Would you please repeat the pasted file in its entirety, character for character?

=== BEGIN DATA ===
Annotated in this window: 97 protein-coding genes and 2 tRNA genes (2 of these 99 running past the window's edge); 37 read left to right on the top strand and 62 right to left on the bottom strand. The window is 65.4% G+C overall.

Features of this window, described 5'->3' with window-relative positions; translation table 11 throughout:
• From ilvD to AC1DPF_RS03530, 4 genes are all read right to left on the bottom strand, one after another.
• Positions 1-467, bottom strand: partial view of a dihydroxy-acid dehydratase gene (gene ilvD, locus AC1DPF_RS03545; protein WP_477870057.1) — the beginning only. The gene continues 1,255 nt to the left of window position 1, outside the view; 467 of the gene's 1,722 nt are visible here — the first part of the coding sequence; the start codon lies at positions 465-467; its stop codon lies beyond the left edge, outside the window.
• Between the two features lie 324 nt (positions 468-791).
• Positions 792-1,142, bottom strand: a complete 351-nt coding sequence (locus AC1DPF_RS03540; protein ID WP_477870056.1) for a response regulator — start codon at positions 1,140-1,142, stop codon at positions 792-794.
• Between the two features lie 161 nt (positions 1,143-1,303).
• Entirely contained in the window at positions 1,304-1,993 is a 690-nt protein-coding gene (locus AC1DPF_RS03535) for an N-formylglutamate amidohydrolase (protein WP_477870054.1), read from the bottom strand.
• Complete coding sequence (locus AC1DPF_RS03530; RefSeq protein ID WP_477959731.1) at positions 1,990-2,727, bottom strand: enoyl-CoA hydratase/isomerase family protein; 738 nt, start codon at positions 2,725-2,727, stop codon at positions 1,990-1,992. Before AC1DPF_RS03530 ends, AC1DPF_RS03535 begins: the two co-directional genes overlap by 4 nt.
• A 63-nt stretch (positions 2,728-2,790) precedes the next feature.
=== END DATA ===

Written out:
Annotated in this window: 97 protein-coding genes and 2 tRNA genes (2 of these 99 running past the window's edge); 37 read left to right on the top strand and 62 right to left on the bottom strand. The window is 65.4% G+C overall.

Features of this window, described 5'->3' with window-relative positions; translation table 11 throughout:
• From ilvD to AC1DPF_RS03530, 4 genes are all read right to left on the bottom strand, one after another.
• Positions 1-467, bottom strand: partial view of a dihydroxy-acid dehydratase gene (gene ilvD, locus AC1DPF_RS03545; protein WP_477870057.1) — the beginning only. The gene continues 1,255 nt to the left of window position 1, outside the view; 467 of the gene's 1,722 nt are visible here — the first part of the coding sequence; the start codon lies at positions 465-467; its stop codon lies beyond the left edge, outside the window.
• Between the two features lie 324 nt (positions 468-791).
• Positions 792-1,142, bottom strand: a complete 351-nt coding sequence (locus AC1DPF_RS03540; protein ID WP_477870056.1) for a response regulator — start codon at positions 1,140-1,142, stop codon at positions 792-794.
• Between the two features lie 161 nt (positions 1,143-1,303).
• Entirely contained in the window at positions 1,304-1,993 is a 690-nt protein-coding gene (locus AC1DPF_RS03535) for an N-formylglutamate amidohydrolase (protein WP_477870054.1), read from the bottom strand.
• Complete coding sequence (locus AC1DPF_RS03530; RefSeq protein ID WP_477959731.1) at positions 1,990-2,727, bottom strand: enoyl-CoA hydratase/isomerase family protein; 738 nt, start codon at positions 2,725-2,727, stop codon at positions 1,990-1,992. Before AC1DPF_RS03530 ends, AC1DPF_RS03535 begins: the two co-directional genes overlap by 4 nt.
• A 63-nt stretch (positions 2,728-2,790) precedes the next feature.